25 NOVEMBER 1932, Page 18


There has been some question in recent years of the wholesomeness or otherwise of food cooked in aluminium pans. Undoubtedly a certain proportion of the metal is absorbed by the food, either as pure aluminium or as an aluminium compound, and the suggestion has been made that the cumulative effect of eating food so impregnated, over a period of years, might be dangerous to health: In at least one case that has come to my notice a whole battery of pans Was discarded as a result, and the author of the deed spent

much of her time thereafter in exhorting her friends to follow her example. A report recently issued by the council of the British Non-Ferrous Metals Research Association may be taken as• having set the matter at rest. The Association• appointed an impartial and suitably qualified investigator to review all the published evidence for and against the toxicity of aluminium ; and his conclusions, together with the evidence on which they are based, are given in full. It is enough here to quote his final paragraph :— " The final conclusion is in no doubt that aluminium cooking vessels offer no danger to health. When aluminium salts are taken by mouth, small amounts are absorbed into the blood and tissues ; it is, however, a peculiarity of aluminium salts that, except when very large amounts are directly introduced into the body by injection, they produced no harmful effects. When aluminium cooking vessels are used, the amount of aluminium salts which enters the food is not more than a small fraction of a grain a day, and of this only traces are absorbed into the tissues ; these have been re- peate.dly shown to be harmless." .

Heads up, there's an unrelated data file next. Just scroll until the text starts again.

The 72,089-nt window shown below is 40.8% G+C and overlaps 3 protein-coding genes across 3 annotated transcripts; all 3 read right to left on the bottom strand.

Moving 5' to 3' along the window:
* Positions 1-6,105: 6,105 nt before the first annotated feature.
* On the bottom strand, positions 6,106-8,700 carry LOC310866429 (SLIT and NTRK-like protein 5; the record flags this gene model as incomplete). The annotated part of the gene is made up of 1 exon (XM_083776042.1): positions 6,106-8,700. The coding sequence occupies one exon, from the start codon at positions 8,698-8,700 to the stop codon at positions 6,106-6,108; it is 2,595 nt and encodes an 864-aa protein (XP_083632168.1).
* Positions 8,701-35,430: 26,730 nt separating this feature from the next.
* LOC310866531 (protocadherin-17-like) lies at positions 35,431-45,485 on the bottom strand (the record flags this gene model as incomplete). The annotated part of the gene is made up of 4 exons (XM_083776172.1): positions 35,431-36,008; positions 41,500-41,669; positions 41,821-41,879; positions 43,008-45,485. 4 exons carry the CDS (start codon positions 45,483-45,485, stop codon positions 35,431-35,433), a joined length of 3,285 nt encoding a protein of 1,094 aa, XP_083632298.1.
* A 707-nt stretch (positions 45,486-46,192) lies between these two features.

. Emphasis is laid on the fact that the Association (whose interests must obviously lay any claim of disinterestedness on their part open to suspicion) wished to arrive at the truth, however 'unfavourable to their purpose it might prove to be; and the author particularly states in his prefatory note that he was fully prepared to present an adverse report. No reasonable reader of his summary is likely to doubt either his sincerity or the justice of his findings. Henceforth we may continue to cook our food in aluminium pans with comfortable minds.

A question bearing only indirectly on the main issue was not investigated, but is, I think, worthy of notice. It is customary to clean aluminium cooking vessels with a par- ticularly fine steel wool. As a result of the scouring, the steel fibres break up and are gradually borne away by the water. However harmless an addition to food aluminium may be, there is no doubt that a diet of these microscopically fine steel shavings is not to be recommended for aspiring cen- tenarians. The greatest care should be taken in rinsing the pans after they have been scoured, to the end that no trace of this detritus may remain to form an unwelcome addition to some future meal. This caution applies, of course, with equal point to vessels of other materials than aluminium.